In my mind, the confusion is indicative of structures and systems that are stressed because they are being challenged beyond their capacity to effectively and efficiently manage, and/or because they are being manipulated in ways that subvert or destabilize more transparent patterns of process and procedures. In other words, the confusion is a result of covert and overt responses to the pressures of cultural and political change.

The obsessive quest to oust On Earth Peace, ostensibly because of its onerous “inclusion statement” is one glaring example of the pressures of change. The great sin of On Earth Peace was not its inclusion statement per se, but rather that they had the audacity to include lgbtq people in it. After failing to convince On Earth Peace to withdraw or revise their statement, Standing Committee elected to renounce the statement altogether. This ended up as a denominational embarrassment because it could be read (correctly, I think), as also a rejection of women and people of color, a position that made institutional moderates squirm. To have to clarify that we as a church do like women and black and brown people, but just not queer people, is difficult for those same moderates to have to own. It made for a lot of strange comments.

Adding to the stress of business was the Supreme Court decision on marriage equality and the growing number of pastors officiating at same sex weddings. At the 2016 Annual Conference what was thought would be an easy vote - the punishment of pastors performing such weddings and a loud denouncement of same sex marriage - ran into problems over the value of individual conscience and pastoral integrity. It failed to get the necessary ⅔ vote to pass. In a questionable back room deal, it was decided to hand the mess over to the Leadership Team for clarification and recommendations about “accountability.”

In the same 2016 Conference, the “problem” of On Earth Peace was punted to a committee (Review and Evaluation) that did not want the assignment because it was deemed beyond the scope of its responsibilities. This did not prevent them, however, from ultimately making a recommendation (predictable given the composition of the committee) that On Earth Peace lose its designation as a church agency. This is despite the fact that there exists neither precedence nor polity for this kind of action. Indeed, a query from On Earth Peace recommending the development of such polity was brushed aside in order to proceed with the vote. Confusing, right?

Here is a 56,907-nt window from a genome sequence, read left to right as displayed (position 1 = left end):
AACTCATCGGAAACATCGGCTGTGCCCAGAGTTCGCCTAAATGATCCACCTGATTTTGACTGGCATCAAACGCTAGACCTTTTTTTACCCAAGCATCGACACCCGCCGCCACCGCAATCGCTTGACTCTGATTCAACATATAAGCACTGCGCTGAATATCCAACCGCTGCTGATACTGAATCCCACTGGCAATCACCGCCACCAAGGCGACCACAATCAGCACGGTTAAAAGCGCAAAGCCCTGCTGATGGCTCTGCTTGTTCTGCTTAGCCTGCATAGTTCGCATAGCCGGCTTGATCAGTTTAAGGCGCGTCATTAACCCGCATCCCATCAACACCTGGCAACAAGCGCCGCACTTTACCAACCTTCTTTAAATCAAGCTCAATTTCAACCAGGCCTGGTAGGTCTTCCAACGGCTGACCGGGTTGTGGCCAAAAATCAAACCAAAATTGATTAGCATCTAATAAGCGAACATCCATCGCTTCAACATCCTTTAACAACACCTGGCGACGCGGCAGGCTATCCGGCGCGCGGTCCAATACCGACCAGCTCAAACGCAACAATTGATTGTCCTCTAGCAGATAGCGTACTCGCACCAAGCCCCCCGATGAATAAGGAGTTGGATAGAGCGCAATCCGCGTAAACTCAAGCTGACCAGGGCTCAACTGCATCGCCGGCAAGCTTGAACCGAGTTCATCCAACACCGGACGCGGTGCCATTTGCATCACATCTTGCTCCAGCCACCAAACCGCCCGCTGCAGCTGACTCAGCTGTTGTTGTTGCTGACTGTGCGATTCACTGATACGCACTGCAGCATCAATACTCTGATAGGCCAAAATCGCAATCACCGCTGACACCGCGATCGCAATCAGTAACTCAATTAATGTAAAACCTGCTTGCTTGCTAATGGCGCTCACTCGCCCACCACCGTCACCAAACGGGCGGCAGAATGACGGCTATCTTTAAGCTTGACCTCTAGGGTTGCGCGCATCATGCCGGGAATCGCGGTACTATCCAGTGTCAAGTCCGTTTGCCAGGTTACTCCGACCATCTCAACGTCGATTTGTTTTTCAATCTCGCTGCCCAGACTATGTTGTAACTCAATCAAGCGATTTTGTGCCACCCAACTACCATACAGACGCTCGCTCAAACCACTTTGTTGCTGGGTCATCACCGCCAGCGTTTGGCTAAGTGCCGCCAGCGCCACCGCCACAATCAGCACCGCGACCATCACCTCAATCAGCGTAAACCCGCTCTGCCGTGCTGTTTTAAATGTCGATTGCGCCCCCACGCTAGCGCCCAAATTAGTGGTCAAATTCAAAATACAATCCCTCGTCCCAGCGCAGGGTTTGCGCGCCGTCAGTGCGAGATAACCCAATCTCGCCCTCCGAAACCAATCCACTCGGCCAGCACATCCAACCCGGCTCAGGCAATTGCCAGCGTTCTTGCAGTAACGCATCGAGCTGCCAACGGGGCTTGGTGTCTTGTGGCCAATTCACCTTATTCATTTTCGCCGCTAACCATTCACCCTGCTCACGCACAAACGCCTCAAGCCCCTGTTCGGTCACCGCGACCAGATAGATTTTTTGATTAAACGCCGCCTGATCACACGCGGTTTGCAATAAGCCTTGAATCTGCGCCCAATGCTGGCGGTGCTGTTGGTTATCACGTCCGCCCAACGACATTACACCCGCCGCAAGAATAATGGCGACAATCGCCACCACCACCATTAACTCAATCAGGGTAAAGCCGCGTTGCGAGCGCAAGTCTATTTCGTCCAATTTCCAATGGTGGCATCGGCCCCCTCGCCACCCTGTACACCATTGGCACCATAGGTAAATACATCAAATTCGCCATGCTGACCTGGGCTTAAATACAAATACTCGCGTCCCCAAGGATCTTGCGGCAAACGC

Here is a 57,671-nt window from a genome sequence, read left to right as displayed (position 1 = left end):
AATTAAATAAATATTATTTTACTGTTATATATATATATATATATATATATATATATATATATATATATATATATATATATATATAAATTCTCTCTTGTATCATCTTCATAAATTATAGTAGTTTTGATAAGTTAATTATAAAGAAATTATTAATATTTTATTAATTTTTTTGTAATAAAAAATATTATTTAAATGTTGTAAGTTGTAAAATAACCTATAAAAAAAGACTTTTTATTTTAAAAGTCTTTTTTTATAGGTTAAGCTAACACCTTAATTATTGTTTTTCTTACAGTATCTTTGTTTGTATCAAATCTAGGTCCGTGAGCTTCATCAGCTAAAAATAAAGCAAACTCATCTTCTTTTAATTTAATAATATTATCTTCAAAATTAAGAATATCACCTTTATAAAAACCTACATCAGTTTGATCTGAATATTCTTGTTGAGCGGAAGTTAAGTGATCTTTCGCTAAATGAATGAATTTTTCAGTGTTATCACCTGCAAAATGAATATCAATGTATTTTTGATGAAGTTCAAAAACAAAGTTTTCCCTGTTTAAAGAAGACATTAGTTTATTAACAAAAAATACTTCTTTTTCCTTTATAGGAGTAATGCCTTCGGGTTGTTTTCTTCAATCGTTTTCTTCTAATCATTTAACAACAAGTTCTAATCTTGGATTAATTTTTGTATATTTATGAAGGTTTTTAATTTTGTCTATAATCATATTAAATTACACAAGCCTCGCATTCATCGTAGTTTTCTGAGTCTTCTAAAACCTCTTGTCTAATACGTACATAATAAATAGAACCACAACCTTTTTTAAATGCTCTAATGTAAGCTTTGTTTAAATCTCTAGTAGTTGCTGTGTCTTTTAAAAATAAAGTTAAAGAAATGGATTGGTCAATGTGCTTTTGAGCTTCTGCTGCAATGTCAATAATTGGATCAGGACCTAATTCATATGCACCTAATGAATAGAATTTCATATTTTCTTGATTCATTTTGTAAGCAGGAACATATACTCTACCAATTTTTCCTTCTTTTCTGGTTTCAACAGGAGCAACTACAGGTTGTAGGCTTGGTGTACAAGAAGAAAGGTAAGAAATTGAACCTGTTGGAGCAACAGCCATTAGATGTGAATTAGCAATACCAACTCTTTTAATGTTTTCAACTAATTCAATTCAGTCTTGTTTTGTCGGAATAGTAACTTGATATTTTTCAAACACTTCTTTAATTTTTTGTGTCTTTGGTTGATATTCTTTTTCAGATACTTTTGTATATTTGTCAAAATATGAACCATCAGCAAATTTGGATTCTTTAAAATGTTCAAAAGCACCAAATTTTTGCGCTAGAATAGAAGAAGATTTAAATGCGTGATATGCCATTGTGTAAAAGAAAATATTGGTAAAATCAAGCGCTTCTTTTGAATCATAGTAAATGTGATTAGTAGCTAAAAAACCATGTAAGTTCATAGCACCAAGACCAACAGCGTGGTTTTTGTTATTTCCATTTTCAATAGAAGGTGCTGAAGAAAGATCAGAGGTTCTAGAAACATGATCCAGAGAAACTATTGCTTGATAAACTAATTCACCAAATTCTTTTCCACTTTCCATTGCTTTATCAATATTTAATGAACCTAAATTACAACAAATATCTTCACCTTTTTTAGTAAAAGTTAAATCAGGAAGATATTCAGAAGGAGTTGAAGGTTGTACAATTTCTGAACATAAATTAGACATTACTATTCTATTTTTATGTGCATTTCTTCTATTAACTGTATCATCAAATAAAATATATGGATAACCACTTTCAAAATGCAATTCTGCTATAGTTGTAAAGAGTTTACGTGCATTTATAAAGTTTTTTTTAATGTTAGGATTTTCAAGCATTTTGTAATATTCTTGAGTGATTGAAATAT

The Leadership Team Report offered its own challenges. In it, District Executives contributed to the tumult by pretending that their “standard practice” policies dealing with pastoral conduct were consistent, well tested, and broadly employed, despite the reality that they were developed just months ago to specifically deal with pastors officiating at same sex weddings. Coupled with this was the conflation of “expelling” a congregation with “disorganizing” a congregation - one is a punitive act of institutional coercion and the other a mutual decision resulting from a loss of vitality. This added not only a whiff of deception to the Leadership Report, but also legitimated a path to ridding the denomination of “troublesome” congregations and pastors.

In order to navigate such difficult terrain, speech often becomes coded, awkward and inconsistent. Thus, instead of directly naming lgbtq people and the desire by many for our exclusion, leadership would reference “the sexuality issue” or vague “Annual Conference statements” or “the inclusion issue” in their communications. This indirect, coded speech added to the general confusion. Were we voting on lgbtq people, upon the mission of On Earth Peace, accountability, getting rid of congregations, ordinations, or something else??

The Something Else: A Place to Start